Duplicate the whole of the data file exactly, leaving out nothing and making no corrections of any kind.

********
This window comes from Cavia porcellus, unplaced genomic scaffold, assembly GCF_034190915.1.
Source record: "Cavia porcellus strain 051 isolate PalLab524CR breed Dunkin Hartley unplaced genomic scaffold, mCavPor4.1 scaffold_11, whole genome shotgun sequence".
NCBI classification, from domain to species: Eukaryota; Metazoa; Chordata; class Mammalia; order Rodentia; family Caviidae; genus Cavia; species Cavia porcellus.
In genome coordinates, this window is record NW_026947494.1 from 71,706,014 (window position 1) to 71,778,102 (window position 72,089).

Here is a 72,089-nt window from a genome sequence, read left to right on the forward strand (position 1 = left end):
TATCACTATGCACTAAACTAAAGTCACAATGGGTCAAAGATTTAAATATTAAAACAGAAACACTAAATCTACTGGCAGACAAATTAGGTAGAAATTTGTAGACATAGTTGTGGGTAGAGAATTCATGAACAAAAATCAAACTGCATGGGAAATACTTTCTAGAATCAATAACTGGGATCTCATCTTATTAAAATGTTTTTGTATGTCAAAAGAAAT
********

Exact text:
This window comes from Cavia porcellus, unplaced genomic scaffold, assembly GCF_034190915.1.
Source record: "Cavia porcellus strain 051 isolate PalLab524CR breed Dunkin Hartley unplaced genomic scaffold, mCavPor4.1 scaffold_11, whole genome shotgun sequence".
NCBI classification, from domain to species: Eukaryota; Metazoa; Chordata; class Mammalia; order Rodentia; family Caviidae; genus Cavia; species Cavia porcellus.
In genome coordinates, this window is record NW_026947494.1 from 71,706,014 (window position 1) to 71,778,102 (window position 72,089).

Here is a 72,089-nt window from a genome sequence, read left to right on the forward strand (position 1 = left end):
TATCACTATGCACTAAACTAAAGTCACAATGGGTCAAAGATTTAAATATTAAAACAGAAACACTAAATCTACTGGCAGACAAATTAGGTAGAAATTTGTAGACATAGTTGTGGGTAGAGAATTCATGAACAAAAATCAAACTGCATGGGAAATACTTTCTAGAATCAATAACTGGGATCTCATCTTATTAAAATGTTTTTGTATGTCAAAAGAAAT